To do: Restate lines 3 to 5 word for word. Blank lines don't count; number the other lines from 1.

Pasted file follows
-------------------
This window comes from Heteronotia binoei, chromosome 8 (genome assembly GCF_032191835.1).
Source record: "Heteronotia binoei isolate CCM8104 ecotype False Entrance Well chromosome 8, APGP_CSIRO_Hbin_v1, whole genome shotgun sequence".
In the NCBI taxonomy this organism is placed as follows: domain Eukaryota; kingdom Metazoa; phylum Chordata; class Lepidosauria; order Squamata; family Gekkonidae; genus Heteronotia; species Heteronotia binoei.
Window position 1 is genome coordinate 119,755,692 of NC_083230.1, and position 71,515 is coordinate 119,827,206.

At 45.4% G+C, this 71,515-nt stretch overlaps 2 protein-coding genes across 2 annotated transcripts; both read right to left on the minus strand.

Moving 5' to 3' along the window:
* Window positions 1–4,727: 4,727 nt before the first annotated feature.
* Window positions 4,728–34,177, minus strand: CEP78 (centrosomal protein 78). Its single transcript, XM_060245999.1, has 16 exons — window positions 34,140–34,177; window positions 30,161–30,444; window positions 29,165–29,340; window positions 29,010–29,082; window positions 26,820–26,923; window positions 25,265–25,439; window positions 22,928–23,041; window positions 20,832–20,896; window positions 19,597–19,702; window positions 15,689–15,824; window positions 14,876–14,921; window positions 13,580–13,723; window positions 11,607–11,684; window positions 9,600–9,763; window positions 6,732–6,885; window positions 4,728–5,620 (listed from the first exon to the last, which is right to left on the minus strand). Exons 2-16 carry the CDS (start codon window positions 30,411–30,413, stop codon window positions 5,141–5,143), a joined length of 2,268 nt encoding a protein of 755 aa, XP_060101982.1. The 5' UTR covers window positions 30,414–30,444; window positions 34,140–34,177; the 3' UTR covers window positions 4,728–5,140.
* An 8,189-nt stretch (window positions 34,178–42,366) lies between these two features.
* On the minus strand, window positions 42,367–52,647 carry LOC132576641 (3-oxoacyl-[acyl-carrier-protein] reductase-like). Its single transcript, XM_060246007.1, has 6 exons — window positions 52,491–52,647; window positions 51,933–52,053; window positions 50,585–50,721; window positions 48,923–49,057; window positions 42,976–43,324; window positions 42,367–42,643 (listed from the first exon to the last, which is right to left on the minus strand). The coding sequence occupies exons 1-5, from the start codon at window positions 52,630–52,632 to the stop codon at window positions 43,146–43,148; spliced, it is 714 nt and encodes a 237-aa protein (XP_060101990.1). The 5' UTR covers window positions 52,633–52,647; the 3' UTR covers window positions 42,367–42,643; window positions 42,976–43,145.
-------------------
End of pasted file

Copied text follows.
In the NCBI taxonomy this organism is placed as follows: domain Eukaryota; kingdom Metazoa; phylum Chordata; class Lepidosauria; order Squamata; family Gekkonidae; genus Heteronotia; species Heteronotia binoei.
Window position 1 is genome coordinate 119,755,692 of NC_083230.1, and position 71,515 is coordinate 119,827,206.

At 45.4% G+C, this 71,515-nt stretch overlaps 2 protein-coding genes across 2 annotated transcripts; both read right to left on the minus strand.